Did Earth's water come from outer space? - PAESTA Podcast Series: Episode 17
You Asked, We Answered!
Transcript of the podcast
Hello, my name is Victoria Parsons, and I am here to tell you about the origin of water on Earth. There are many different theories as to where all of the water on Earth came from, and while there is still not a definite answer, researchers are getting closer to the truth every day. The theories as to where water on Earth came from  include planetary cooling, extra planetary sources, hydrate minerals, volcanic activity, water within the development of Earth, and the role organisms may have played. Understanding where Earth's water came from is important when trying to understand the formation of Earth millions of years ago.
 The original theory surrounding the origin of Earth's water explains that the Earth was once considered to be a dry planet, meaning that water did not appear until millions of years later. However, after scientists began studying this more in depth, they changed the idea, saying that Earth was formed as a wet planet, meaning that there was enough water from the very beginning to be able to sustain life. The evidence surrounding this new theory says that meteorites brought water to Earth, stemming from the large asteroid, Vesta, which was also formed in the same region as Earth. This information also suggests that other planets may have been formed as wet planets, even if they are not anymore due to their particular atmosphere.  Research suggests that destructive meteorite "bombardments" ended around 3.9 billion years ago, which is when the planet formed.
With this information,  Earth's water is mainly suspected to have originated from comets and asteroids, which can break up into meteorites. The main difference between the two is that comets have a higher concentration of say, ingredients, that vaporize when heated, which accounts for their tails of gas.  Both have the possibility of containing ice, and with the amount of ingredients the two contain, they could deliver oceans worth of water. Comets, however, are believed to contain water that is different than the water present on Earth. They contain more deuterium, a heavier form of hydrogen, which is not as distinctive in Earth's water. There is evidence that states otherwise though, and  in 2000, the Earth was hit by a large comet, and when scientists began to study it, they agreed that it had the same hydrologic makeup as the water already present on Earth. Although, with more and more research being done, between comets and asteroids, researchers are leaning more towards asteroids as the main water source.  These asteroids come from the space between Mars and Jupiter. This information can also help scientists learn more about Mars, which although is a different topic, has the ability to lead to more detailed information about the "Red Planet."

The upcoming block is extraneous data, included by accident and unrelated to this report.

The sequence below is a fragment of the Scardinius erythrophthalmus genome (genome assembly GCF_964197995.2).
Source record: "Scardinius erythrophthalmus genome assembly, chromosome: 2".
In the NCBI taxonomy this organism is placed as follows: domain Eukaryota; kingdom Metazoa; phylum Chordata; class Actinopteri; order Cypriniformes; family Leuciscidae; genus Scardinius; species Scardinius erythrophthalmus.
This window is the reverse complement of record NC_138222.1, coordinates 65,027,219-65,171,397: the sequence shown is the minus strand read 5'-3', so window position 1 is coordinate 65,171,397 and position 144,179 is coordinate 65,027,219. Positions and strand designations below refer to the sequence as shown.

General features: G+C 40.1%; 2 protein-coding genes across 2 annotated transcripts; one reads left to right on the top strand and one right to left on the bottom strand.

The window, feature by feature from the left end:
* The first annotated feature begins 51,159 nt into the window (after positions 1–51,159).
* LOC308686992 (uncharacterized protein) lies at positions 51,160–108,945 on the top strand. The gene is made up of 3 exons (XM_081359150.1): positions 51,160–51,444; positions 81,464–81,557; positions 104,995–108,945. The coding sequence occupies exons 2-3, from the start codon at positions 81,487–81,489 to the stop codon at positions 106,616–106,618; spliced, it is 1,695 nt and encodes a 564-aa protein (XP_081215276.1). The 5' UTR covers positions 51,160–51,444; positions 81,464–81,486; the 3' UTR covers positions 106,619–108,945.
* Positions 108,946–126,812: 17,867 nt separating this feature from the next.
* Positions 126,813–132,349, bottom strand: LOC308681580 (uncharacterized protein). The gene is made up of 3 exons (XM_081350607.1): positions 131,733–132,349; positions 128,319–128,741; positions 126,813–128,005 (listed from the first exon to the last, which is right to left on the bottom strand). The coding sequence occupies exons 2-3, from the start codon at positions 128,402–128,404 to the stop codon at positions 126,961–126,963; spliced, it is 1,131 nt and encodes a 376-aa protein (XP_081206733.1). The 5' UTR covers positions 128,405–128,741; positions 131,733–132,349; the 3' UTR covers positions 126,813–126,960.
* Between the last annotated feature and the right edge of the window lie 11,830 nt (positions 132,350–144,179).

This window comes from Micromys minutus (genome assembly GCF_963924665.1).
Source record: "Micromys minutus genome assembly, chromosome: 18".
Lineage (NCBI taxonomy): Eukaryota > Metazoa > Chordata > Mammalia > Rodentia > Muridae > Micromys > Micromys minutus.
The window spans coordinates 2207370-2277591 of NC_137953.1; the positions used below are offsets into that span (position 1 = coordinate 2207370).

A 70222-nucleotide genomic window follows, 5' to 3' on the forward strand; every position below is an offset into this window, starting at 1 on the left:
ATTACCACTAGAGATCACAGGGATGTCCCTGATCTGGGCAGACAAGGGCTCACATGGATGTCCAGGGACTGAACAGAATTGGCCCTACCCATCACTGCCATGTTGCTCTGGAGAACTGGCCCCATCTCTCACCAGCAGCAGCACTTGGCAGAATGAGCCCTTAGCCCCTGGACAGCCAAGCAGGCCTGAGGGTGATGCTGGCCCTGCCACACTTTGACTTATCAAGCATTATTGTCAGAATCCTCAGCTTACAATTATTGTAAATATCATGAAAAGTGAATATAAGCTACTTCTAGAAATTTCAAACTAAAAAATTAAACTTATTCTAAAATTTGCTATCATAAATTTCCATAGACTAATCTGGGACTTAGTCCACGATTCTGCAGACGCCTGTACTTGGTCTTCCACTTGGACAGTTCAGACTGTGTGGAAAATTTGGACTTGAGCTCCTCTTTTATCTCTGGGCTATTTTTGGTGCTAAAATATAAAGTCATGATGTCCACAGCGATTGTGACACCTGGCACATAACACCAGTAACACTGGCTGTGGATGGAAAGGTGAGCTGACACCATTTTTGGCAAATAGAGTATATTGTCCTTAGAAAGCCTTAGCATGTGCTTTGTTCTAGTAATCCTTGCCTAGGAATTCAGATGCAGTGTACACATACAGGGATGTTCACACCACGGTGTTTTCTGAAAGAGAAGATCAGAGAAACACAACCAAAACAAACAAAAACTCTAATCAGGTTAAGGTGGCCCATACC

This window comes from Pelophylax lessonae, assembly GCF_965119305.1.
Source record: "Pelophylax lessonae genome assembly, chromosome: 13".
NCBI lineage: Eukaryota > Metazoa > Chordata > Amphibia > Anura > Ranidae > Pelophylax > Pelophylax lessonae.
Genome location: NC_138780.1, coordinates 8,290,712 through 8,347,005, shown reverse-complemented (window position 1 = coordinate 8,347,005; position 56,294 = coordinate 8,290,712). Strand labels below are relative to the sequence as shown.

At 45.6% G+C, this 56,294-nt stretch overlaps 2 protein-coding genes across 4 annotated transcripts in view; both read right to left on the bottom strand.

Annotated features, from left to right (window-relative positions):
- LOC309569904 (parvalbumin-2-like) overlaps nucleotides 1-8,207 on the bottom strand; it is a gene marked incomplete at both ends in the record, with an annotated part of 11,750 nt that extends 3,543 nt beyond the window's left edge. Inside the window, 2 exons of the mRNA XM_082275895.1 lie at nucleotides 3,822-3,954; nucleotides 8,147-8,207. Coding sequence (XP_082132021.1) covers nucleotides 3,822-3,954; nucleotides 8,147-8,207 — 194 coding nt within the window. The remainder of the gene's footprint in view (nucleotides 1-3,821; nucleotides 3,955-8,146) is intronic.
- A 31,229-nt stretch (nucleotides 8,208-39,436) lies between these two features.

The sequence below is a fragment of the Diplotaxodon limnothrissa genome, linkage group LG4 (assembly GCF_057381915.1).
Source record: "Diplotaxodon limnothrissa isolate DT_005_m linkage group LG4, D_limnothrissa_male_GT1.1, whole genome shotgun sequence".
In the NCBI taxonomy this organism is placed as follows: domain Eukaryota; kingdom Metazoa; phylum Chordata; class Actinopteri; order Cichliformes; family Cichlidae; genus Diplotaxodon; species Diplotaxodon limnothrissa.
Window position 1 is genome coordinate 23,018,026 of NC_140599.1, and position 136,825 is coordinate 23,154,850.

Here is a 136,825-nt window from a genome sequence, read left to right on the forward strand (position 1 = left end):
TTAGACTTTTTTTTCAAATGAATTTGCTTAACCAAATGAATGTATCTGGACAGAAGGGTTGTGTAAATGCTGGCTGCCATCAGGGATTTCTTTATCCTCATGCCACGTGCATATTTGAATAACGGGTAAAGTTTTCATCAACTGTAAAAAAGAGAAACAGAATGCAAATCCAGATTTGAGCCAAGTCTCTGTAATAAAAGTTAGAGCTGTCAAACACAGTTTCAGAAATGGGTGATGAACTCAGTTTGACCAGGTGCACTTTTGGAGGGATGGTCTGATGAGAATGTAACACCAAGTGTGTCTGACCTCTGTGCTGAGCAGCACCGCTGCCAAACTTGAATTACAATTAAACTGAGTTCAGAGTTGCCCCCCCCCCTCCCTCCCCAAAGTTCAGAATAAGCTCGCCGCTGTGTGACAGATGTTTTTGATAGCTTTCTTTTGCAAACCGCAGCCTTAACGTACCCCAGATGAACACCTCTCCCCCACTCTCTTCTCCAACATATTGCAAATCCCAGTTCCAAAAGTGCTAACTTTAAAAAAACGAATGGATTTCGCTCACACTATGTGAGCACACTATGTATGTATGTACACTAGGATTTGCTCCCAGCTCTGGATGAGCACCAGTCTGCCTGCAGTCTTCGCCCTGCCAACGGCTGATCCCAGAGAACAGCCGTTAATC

Now, to switch gears to a new theory about where water on Earth originated from, another theory suggests that water has been on Earth since its initial formation, just underground, deep inside the mantle.  Research suggests that it was quite possible for water molecules to have clung to dust particles from the dust cloud which is believed to have condensed not only Earth, but also other planets. The water was then brought to Earth's surface through volcanic activity many, many years later. If this information is true, it could mean that other planets also have water in their physical makeup, it may just have not been brought to the surface yet. This information being true could lead to more scientific revelations about our universe. Also conflicting, is the statement that Earth's mantle today has water concentrations of only 200th of a percent.
All of this information surrounding Earth's water origin can be confusing, but it doesn't have to be. While researchers and scientists are still not in complete agreement about the origin of water on Earth, they are getting closer and closer every day to the true origin. As of now, they are leaning towards asteroids the most, but other theories, such as comets or the Earth's mantle have not been completely shot down. These theories are all important to understand, and can all be connected in one way or another. There are tons of resources available to help aid in the knowledge of this puzzling question. I truly hope this information was helpful in the comprehension of the origin of Earth's water. Thank you for listening, this is Victoria Parsons signing off now, but stay tuned until next time!
(This audio file was recorded by Victoria Parsons, undergraduate student at Penn State Brandywine, on April 5, 2016. References are in the attached transcript.)